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In this situation the English General determined to attemptwhat he should have attempted at firstto force the American lines. Accordingly, on the 7th of October, he drew out one thousand five hundred picked men, and formed them less than a mile from the American camp. No sooner were they descried, than they were attacked furiously by Poor's New Hampshire brigade. The attack extended rapidly to the right, where Morgan and his rifle corps stole round through some woods, and opened fire on the flank of the column. Other troops rushed out of the American entrenchments, and endeavoured to force their way between the British and their camp; but Major Ackland and his riflemen withstood them bravely; yet Burgoyne and his one thousand five hundred men were forced to fall back, leaving their cannon behind them. Morgan and his riflemen were now arriving, under cover of the woods, near the flank of the right wing; and Fraser, perceiving them, advanced to dislodge them. In this he succeeded, but was picked off by the American marksmen, as usual safe behind their trees, and fell mortally wounded. Meanwhile Colonel Brooks, at the head of Jackson's regiment of Massachusetts, was more successful. He turned the entrenchments of the German brigade, maintained his ground within the lines, and, to the wonderful relief of the Americans, seized the baggage of the Germans, and an ample supply of ammunition.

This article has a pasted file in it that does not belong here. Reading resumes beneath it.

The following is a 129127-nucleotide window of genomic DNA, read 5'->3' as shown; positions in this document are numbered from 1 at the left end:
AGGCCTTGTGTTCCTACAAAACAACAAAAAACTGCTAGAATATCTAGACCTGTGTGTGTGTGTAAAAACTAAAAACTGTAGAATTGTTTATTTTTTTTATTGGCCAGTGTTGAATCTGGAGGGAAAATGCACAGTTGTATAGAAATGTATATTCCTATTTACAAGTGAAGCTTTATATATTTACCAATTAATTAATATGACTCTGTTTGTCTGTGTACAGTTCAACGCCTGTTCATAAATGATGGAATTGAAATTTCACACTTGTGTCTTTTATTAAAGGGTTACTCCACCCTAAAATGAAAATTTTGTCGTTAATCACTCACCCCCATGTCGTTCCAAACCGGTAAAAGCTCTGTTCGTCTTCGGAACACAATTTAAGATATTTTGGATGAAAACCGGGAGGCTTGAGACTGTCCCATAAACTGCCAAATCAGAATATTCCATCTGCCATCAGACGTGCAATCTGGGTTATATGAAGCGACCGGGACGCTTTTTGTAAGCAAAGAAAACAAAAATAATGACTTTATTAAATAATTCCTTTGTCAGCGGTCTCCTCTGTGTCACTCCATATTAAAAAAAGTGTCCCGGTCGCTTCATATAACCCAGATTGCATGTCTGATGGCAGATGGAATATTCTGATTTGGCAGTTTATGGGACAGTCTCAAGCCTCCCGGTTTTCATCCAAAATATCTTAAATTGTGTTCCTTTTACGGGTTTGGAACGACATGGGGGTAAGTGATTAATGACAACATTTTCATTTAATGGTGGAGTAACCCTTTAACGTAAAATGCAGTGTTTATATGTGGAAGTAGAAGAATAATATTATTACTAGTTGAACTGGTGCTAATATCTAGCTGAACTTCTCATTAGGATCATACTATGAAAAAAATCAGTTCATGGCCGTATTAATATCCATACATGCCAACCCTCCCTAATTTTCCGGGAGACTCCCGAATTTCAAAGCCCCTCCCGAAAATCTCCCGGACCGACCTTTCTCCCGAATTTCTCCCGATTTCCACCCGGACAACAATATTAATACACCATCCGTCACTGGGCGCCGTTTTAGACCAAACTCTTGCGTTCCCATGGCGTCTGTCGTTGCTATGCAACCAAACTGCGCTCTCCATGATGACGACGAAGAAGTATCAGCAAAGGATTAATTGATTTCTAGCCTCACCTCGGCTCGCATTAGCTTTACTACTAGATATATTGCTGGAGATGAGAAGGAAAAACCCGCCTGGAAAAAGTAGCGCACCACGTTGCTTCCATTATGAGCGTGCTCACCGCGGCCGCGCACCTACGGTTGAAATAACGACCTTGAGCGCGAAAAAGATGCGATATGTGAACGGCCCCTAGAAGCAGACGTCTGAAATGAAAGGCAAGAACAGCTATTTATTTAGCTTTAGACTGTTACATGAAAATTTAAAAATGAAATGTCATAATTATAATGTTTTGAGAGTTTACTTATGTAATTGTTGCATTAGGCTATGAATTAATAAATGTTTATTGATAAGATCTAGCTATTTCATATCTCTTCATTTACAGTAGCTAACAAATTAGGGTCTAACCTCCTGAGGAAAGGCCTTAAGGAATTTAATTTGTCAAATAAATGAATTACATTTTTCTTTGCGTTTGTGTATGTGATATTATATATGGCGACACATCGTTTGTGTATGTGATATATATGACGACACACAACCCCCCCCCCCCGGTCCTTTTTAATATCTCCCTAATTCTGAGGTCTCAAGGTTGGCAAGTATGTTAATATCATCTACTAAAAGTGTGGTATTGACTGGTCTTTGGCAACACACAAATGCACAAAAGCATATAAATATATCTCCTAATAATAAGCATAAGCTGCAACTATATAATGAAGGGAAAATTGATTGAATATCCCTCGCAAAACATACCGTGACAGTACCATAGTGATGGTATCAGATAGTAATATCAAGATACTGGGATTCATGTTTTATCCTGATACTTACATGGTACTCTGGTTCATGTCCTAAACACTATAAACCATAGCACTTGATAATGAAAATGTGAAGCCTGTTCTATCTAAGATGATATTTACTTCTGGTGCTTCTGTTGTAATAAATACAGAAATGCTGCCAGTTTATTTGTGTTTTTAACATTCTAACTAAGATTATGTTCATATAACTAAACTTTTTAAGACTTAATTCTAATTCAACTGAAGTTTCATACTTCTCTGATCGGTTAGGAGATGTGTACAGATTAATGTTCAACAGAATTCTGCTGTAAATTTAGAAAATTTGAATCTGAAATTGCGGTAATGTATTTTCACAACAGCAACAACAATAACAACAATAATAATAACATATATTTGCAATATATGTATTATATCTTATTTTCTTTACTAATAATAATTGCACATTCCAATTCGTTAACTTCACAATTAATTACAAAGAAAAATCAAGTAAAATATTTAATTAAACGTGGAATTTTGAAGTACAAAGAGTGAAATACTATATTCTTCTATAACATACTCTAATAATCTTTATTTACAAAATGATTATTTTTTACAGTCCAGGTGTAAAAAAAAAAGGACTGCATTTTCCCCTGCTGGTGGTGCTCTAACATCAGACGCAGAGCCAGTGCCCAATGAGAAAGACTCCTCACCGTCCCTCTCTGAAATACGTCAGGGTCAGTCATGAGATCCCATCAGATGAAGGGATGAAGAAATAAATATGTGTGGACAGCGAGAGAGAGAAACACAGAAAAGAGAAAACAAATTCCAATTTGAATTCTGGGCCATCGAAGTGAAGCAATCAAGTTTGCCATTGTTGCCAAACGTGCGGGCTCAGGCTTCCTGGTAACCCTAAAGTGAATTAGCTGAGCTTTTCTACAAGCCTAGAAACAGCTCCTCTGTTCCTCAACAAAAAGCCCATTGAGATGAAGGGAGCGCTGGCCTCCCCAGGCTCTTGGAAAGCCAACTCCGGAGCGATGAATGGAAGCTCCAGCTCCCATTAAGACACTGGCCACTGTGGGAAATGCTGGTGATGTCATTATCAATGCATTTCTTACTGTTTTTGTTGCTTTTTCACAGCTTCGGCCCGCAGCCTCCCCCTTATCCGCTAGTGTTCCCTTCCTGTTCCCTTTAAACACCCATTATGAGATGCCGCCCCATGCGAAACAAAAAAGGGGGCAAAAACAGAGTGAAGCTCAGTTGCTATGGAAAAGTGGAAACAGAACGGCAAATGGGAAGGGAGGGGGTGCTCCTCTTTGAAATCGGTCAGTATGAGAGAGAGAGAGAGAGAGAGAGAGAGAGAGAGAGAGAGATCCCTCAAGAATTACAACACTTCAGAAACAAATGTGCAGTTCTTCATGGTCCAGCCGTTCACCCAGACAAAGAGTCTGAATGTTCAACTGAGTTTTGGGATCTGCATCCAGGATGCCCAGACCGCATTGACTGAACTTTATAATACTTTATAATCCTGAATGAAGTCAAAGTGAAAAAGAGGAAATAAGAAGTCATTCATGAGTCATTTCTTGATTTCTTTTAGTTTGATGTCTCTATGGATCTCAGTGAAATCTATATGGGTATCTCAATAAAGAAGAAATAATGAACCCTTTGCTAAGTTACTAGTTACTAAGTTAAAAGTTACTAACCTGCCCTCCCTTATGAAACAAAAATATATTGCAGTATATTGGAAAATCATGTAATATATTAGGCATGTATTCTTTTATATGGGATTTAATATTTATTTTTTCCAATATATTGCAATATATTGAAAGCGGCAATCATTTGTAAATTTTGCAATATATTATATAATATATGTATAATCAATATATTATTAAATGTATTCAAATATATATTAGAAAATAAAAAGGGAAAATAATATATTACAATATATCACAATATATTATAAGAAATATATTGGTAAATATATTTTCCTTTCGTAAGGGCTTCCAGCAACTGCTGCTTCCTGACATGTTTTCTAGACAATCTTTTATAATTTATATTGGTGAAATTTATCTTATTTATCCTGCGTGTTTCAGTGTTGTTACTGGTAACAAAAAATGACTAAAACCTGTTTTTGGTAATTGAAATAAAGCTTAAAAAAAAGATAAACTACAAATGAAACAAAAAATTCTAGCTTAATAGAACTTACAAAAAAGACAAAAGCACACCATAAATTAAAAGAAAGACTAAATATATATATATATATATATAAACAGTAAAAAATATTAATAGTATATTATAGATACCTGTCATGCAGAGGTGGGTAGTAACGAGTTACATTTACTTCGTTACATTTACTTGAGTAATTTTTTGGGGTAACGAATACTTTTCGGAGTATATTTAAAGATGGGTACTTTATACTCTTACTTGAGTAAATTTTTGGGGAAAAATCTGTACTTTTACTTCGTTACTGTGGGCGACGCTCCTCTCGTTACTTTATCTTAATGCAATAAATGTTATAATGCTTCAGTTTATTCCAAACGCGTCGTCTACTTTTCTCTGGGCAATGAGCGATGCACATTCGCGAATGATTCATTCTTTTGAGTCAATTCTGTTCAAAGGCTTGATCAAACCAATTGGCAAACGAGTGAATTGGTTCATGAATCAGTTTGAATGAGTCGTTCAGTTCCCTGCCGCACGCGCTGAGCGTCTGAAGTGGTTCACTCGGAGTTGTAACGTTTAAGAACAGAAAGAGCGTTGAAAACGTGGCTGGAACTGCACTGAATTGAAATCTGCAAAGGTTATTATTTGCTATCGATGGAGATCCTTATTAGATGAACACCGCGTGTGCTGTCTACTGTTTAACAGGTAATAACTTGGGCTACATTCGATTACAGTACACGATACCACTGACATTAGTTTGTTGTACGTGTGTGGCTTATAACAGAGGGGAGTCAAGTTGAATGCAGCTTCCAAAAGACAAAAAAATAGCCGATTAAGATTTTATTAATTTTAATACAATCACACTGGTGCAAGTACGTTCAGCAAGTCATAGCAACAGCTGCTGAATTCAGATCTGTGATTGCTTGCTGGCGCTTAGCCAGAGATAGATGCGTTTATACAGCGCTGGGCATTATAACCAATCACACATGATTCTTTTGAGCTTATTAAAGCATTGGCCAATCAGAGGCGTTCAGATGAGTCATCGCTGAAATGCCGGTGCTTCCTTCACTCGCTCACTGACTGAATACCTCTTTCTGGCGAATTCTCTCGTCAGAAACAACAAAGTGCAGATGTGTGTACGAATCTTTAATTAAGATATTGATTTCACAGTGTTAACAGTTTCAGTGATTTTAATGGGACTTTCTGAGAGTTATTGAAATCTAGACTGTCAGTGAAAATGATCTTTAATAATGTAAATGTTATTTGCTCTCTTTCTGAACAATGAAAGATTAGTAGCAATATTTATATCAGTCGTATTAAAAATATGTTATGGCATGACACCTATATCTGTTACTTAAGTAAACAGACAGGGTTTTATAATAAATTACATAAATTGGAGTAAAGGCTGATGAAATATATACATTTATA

The Americans did not make their Declaration of Independence till they had communicated with France. The British Government, as Lord North publicly declared in Parliament, had long heard of American emissaries at Paris seeking aid there. A secret committee, which had Thomas Paine for its secretary, was appointed to correspond with the friends of America in Great Britain, Ireland, and other parts of the world. Encouraged by the assurances of France, the secret committee was soon converted into a public one, and agents were sent off to almost every court of Europe to invite aid of one kind or another against the mother country, not omitting even Spain, Naples, Holland and Russia. Silas Deane was dispatched to Paris in March of this year, to announce the growing certainty of a total separation of the colonies from Great Britain, and to solicit the promised co-operation.

SLAVERY EMANCIPATION FESTIVAL IN BARBADOES. (See p. 368.)

Walpole was instantly on the alert on this startling discovery. He prevailed on the king to put off his journey to Germany. Troops were drawn round London and a camp was formed in Hyde Park. The king took up his residence at Kensington, in the midst of the soldiers, and the Prince of Wales retired to Richmond. General Macartney was dispatched for still more troops from Ireland; some suspected persons were arrested in Scotland; the States of Holland were solicited to have ships and soldiers in readiness; an order was obtained from the Court of Madrid to forbid the embarkation of Ormonde; and General Churchill was dispatched to Paris to make all secure with the Regent. Atterbury was arrested on the 24th of August.